and Mr. Rumsfeld hinted at some of the designs in January in a speech
to the Reserve Officers Association.
services "make a terrible mistake" by "having so many
people skip along the tops of the waves in a job and serve in it 12,
15, 18, 24 months and be gone," he said. "They spend the
first six months saying hello to everybody, the next six months trying
to learn the job and the last six months leaving. I like people to be
in a job long enough that they make mistakes, see their mistakes,
clean up their own mistakes before they go on to make mistakes
To ease the
growing numbers of senior officers whose advancements would no doubt
be slowed by longer-serving superiors, the legislation seeks to allow
any officer of one-star and above to retire with full benefits even if
he has not served the full three years set by law today.
By law, all officers "serve at the pleasure of the president,"
and can be asked to retire at any point. The legislation would ease
financial hardships of early retirement.
Mr. Chu said certain positions would be untouched by any new rules to
lengthen tours of duty, and he cited the commanders of ground
divisions, naval battle groups and air wings, whose responsibilities
are focused on readiness and war fighting and less on carrying out new
policies. However sweeping these proposed changes may be, Mr. Rumsfeld
chose not to pursue two significant proposals that had been aired
privately with some members of Congress.
One previous proposal, to consolidate a number of senior staff
positions of the Joint Staff under the defense secretary, would have
required rewriting the Goldwater-Nickles legislation that set up the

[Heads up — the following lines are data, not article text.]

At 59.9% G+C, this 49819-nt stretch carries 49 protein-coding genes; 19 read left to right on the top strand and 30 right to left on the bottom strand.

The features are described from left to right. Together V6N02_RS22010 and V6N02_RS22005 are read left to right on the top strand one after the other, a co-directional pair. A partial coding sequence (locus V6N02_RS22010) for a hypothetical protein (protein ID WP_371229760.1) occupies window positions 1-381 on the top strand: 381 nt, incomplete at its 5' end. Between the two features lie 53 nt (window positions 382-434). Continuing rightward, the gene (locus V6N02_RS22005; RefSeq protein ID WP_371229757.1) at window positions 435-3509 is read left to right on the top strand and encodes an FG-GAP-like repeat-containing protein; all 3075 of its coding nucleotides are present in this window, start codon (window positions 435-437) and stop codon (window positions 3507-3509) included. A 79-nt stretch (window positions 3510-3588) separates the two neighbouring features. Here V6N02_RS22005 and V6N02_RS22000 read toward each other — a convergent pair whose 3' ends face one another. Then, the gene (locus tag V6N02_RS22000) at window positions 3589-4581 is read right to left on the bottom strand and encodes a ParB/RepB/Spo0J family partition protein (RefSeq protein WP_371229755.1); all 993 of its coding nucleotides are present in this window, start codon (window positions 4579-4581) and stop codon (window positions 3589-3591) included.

current system of the Joint Chiefs and regional combatant commanders.
The idea of merging personnel, which was viewed by some officers as an
attempt to reign in the independent analysis of the military's Joint
Staff, is not in the proposed legislation.
Also absent from the proposed legislation is a suggestion to eliminate
a number of assistant secretary of defense positions, consolidating
Mr. Rumsfeld has made no secret that he views his personnel decisions
as equally significant to changes he may bring to weapons procurement
strategic doctrine, and he has begun interviewing each candidate from
all of the four armed services for every position of one-star and
above, according to senior aides.
This involvement in the advancement of senior officers, which is far
more detailed and hands-on than previous defense secretaries, has
rankled some in the officer corps who say Mr. Rumsfeld is weeding out
the high command to preserve only like-minded officers.
In broad terms, Mr. Rumsfeld does not argue with that assessment.
"My whole life as an executive has proven to me the importance of
people," he said during the speech in January. "That's why
selecting them is so critical."
Assuring long-term Pentagon changes requires senior leaders with the
"orientation, attitude, energy and intellect to move big chunks
on their own initiative," Mr. Rumsfeld said. "If you get the
right people, those ripples go out in exactly the right way, and for a
Mr. Chu said that Pentagon analysis found more than 300,000 military
jobs that could be filled by civilians. The proposed legislation would
allow the Pentagon to "convert some of these posts that could be
civilians to civilian status," using those personnel slots
"for other new kinds of structure that the country will need in
the years ahead," he added.